Many mortgage market observers now believe that where specialist lending is concerned the best chances for growth in 2011 or so will occur in the buy to let market. This would be a remarkable comeback, considering that buy to let was among the first sectors hit by the credit crunch in 2008.
Several indicators appear to support this view. First of all, there is prospective data: interest in obtaining buy-to-let mortgages. Current consumer requests for mortgage advice have increased by nearly a third (32%) from last June. The advice sought also involves a bigger amount they want to borrow. This tells us that there are more people wanting to borrow for buy to let purposes and they are more comfortable with taking out bigger mortgages.
Secondly, there are some actual data. Since June, the availability of buy to let mortgages has increased. Existing lenders have refurbished their product lines. There now are mortgages with 80% LTV on offer; one year ago, there was none. Today, you can look over 99 products with 75% LTV; a year ago, you would find only 65 products.
More significantly, in the last few months to September, several lenders — some returning to the market, and some new ones just entering the market — have opened their windows for buy to let lending. Paragon Mortgages, the third biggest buy to let lender during the housing boom, is one such lender. After a prolonged two-year absence since the credit crunch began, it has returned to the market with £200m of fresh funds for lending.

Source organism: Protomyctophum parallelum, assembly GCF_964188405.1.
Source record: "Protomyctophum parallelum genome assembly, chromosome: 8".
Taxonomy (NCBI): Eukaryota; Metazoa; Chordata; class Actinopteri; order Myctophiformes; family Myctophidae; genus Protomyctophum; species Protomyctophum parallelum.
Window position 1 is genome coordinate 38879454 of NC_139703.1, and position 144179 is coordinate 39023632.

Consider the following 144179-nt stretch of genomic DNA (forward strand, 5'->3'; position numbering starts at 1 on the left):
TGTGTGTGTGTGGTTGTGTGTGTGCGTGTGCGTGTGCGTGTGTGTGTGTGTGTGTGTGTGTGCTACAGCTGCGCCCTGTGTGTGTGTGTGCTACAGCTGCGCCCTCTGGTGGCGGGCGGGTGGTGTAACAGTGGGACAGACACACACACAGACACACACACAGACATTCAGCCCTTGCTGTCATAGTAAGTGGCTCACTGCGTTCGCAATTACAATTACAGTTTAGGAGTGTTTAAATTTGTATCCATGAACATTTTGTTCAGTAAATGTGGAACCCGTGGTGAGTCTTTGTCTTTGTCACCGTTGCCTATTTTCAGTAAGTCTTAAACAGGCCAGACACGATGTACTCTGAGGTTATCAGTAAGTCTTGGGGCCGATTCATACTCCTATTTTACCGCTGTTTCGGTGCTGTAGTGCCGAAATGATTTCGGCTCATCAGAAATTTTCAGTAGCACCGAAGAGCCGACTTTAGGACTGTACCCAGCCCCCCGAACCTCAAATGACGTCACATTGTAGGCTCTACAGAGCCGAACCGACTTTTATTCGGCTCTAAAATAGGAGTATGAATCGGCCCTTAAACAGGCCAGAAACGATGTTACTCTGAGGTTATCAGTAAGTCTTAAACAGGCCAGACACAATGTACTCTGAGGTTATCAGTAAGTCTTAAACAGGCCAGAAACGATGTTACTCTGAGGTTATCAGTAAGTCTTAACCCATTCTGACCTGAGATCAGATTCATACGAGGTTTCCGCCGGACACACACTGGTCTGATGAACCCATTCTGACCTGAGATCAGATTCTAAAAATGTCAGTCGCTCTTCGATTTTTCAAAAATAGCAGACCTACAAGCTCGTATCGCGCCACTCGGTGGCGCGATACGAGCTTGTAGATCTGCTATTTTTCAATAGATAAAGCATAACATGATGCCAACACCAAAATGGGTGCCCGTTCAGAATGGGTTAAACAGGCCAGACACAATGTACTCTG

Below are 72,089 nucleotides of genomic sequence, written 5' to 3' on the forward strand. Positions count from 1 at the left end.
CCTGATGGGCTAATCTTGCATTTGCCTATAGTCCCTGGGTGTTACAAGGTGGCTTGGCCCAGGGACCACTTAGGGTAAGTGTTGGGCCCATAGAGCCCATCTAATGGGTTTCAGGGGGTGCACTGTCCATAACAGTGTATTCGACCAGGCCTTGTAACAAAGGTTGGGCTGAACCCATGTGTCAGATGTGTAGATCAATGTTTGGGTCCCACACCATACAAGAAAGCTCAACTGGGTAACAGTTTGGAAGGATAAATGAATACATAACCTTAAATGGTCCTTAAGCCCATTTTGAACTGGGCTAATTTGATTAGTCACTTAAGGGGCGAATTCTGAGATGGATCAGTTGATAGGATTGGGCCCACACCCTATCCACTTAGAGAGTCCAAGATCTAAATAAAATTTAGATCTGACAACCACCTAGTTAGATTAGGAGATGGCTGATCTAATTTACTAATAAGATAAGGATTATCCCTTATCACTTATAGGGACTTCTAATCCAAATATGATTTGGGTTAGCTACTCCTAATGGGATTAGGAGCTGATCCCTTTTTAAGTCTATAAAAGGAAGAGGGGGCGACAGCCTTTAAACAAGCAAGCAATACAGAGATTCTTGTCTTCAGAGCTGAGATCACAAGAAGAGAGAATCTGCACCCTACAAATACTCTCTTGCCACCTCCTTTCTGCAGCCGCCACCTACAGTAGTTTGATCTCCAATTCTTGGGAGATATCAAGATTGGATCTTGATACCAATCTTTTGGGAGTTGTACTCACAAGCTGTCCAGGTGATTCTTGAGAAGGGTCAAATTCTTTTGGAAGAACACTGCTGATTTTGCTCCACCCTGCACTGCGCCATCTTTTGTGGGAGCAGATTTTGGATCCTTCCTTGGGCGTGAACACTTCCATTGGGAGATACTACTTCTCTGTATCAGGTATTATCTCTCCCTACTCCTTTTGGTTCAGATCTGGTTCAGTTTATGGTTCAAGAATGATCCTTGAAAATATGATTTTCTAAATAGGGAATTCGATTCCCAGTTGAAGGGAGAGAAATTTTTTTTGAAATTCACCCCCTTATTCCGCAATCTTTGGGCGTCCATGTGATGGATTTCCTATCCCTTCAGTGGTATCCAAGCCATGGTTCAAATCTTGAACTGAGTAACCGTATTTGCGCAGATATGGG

Paragon recently published its Financial Adviser Confidence Tracker report, which tracks the opinions of mortgage intermediaries. The latest survey found that 43% of broker-respondents believed that there was an improvement in the availability of mortgage finance. This resulted from at least three factors: there were more lenders; there were more buy-to-let mortgage products put on offer; and, there was some degree of easing in lending criteria.
As a group, mortgage brokers now feel more confident about the availability of buy to let mortgages. The survey also found that more than a third (35%) of broker-respondents think there will be further improvements in availability during the next quarter (that is, October to December) while less than one in ten (7%) feel there will be a decline. More than half of them (58%), however, are convinced that mortgage availability will not move much between September and December.
A third factor that will continue to drive demand for buy to let mortgages is the unfilled tenant demand for rental properties. This has already caused significant increases in rental prices in many places in the UK, and more so in London and the southeast. With tenant demand so high (and probably rising), more investors will be attracted to the buy to let market and will arrange to take out more mortgages.
But though the indications of recovery in the buy-to-let market appear clearer these days, there is still a long way to go. Access to finance is still limited by product pricing and relatively tough criteria. It may take a few more months before these, too, will be adjusted to match consumer demand.